From there, Murphy jumps back to Bruce’s p.o.v, following up on the last issue’s big cliffhanger. Apparently, during the events of the previous series, Jack Napier during his initial running of the GTO implanted a chip in Bruce’s head that projects a hologram of Napier. The premise is a great choice, forcing Bruce to reckon with the past, specifically the past that led to the current status quo of the series. What feels lacking is the explanation of the hologram in Bruce’s head. It feels like a convenient option that doesn’t feel congruous to the rest of the series. If Murphy had used a chemical explanation for this apparition, maybe tied to the sane pills Jack takes, or even just a manifestation of Bruce’s guilt and stress, it would be more narratively satisfying than a hologram inserted sometime in between the scenes of previous panels.
Murphy’s art is the headliner of this book, and his sequential storytelling is thrilling here in the book. With two full volumes and the spinoff under his belt, Murphy knows and excels in rendering this version of Gotham and its people. The book is a tight and streamlined series, with no wasted pages or panels. Murphy’s narrative economy in his art is stunning at times, using shadows and backgrounds to provide exposition another book would convey using full panels or text captions. The weakness of the book and its art is Murphy’s style does not lend itself to rendering older characters consistently. Bruce’s worn and rugged look is the most consistent, but much of that is thanks to Stewart’s coloring.
It’s a minor thing to pick on, but with a book this good, it’s distracting that some characters have that weight of the last ten years, while others look almost the same from Curse of the White Knight to Beyond. Harley specifically is in this nebulous design, while granted she only appears for a few pages, it’s distracting that she seems out of place between the aged Bruce and the fresh-faced Napier. Much of this has to do with Murphy’s scratchy, frenetic pencils, where much of that weathered stylization is already a visual element of his art. Again, it’s not a make or break choice for the book, but it is noticeable in the same way a TV will have a 10-year time jump but the actors are just caked with light make-up.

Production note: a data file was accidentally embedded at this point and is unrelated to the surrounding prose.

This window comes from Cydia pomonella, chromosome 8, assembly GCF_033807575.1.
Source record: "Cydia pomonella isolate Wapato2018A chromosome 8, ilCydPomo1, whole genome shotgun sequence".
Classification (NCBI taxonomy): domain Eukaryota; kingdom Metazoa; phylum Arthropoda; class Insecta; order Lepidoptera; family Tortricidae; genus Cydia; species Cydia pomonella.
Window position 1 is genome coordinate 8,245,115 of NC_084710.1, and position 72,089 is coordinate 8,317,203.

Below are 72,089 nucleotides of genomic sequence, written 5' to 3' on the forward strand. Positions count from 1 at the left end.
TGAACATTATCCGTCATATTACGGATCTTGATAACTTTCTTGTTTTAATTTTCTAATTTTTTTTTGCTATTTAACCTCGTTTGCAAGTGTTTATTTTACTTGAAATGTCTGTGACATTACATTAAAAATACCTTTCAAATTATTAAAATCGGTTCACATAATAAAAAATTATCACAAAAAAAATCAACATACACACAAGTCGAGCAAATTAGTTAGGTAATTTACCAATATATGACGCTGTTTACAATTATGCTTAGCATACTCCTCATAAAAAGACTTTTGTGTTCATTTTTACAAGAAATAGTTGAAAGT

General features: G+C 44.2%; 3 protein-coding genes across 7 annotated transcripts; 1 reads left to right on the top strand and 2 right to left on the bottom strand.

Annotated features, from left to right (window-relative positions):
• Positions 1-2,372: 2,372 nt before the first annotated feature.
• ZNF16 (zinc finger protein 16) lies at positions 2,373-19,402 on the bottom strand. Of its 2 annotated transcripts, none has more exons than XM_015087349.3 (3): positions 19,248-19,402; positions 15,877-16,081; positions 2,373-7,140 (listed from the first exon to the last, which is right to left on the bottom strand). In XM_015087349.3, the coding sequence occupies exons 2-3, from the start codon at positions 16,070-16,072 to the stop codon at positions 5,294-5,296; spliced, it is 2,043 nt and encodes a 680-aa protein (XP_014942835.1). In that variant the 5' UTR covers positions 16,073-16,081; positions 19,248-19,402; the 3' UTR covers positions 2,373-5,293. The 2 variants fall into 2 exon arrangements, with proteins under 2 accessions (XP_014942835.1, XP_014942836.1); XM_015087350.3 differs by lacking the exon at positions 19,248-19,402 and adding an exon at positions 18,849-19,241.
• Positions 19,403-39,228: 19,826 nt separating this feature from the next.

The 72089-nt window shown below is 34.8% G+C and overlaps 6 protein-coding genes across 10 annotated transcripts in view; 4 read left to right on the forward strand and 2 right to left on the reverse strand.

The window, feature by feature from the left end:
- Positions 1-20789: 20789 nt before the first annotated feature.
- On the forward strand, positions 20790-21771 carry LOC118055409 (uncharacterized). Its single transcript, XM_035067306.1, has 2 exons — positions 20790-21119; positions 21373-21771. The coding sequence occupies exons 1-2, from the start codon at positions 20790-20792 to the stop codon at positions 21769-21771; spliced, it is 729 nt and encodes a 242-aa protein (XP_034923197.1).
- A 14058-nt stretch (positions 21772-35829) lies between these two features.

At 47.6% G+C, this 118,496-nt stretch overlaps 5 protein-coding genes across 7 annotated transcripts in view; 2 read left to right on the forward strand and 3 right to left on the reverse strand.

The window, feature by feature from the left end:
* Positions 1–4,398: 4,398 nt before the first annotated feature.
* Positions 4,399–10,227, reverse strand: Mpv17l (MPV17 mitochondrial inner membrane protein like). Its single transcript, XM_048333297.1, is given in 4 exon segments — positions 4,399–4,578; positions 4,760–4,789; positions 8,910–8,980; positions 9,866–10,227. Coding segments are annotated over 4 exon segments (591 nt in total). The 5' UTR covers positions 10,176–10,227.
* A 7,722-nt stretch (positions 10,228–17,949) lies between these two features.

Beyond the White Knight #2 is a great follow-up issue, continuing to ground and reveal the dynamics of Neo-Gotham, working in tandem to deepen the tensions of the batfamily and set up Bruce’s reckoning with the past. Murphy and Stewart also lay the groundwork for the future of Gotham, and its next Batman with this issue, and how he may align with previous sins of the last Batman. The book is still early in its run, and hopefully, as Murphy works toward more in costume action and conflict, the art will propel to new highs for the series. The book is still a great jumping-on point for fans of the original Batman Beyond, and readers of the previous White Knight arcs.
Batman: Beyond the White Knight #2: We Are Thy Fathers’ Sins
- Writing - 10/1010/10
- Storyline - 10/1010/10
- Art - 8/108/10
- Color - 9/109/10
- Cover Art - 8/108/10